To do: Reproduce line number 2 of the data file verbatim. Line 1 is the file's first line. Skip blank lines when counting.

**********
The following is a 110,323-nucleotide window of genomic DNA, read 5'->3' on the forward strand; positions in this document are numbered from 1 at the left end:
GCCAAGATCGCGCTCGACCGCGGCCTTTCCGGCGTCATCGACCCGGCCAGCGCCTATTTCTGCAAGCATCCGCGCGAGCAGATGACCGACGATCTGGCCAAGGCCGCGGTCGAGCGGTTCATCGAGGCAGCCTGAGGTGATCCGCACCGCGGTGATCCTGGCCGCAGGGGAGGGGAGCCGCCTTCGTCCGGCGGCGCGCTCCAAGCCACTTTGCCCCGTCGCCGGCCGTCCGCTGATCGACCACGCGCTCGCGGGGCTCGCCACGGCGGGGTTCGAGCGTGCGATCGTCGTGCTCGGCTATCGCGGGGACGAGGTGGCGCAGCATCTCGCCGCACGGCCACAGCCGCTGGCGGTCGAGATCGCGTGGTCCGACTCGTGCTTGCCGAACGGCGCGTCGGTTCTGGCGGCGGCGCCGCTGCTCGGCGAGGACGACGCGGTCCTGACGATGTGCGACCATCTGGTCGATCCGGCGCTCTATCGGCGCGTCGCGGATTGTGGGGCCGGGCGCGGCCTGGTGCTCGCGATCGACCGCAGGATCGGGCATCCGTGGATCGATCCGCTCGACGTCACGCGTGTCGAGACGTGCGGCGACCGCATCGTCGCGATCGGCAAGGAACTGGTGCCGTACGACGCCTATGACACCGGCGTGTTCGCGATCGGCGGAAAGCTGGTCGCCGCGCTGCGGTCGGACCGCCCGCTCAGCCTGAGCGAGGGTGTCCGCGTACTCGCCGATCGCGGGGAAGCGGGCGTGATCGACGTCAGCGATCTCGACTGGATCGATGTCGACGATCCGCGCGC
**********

GCCAAGATCGCGCTCGACCGCGGCCTTTCCGGCGTCATCGACCCGGCCAGCGCCTATTTCTGCAAGCATCCGCGCGAGCAGATGACCGACGATCTGGCCAAGGCCGCGGTCGAGCGGTTCATCGAGGCAGCCTGAGGTGATCCGCACCGCGGTGATCCTGGCCGCAGGGGAGGGGAGCCGCCTTCGTCCGGCGGCGCGCTCCAAGCCACTTTGCCCCGTCGCCGGCCGTCCGCTGATCGACCACGCGCTCGCGGGGCTCGCCACGGCGGGGTTCGAGCGTGCGATCGTCGTGCTCGGCTATCGCGGGGACGAGGTGGCGCAGCATCTCGCCGCACGGCCACAGCCGCTGGCGGTCGAGATCGCGTGGTCCGACTCGTGCTTGCCGAACGGCGCGTCGGTTCTGGCGGCGGCGCCGCTGCTCGGCGAGGACGACGCGGTCCTGACGATGTGCGACCATCTGGTCGATCCGGCGCTCTATCGGCGCGTCGCGGATTGTGGGGCCGGGCGCGGCCTGGTGCTCGCGATCGACCGCAGGATCGGGCATCCGTGGATCGATCCGCTCGACGTCACGCGTGTCGAGACGTGCGGCGACCGCATCGTCGCGATCGGCAAGGAACTGGTGCCGTACGACGCCTATGACACCGGCGTGTTCGCGATCGGCGGAAAGCTGGTCGCCGCGCTGCGGTCGGACCGCCCGCTCAGCCTGAGCGAGGGTGTCCGCGTACTCGCCGATCGCGGGGAAGCGGGCGTGATCGACGTCAGCGATCTCGACTGGATCGATGTCGACGATCCGCGCGC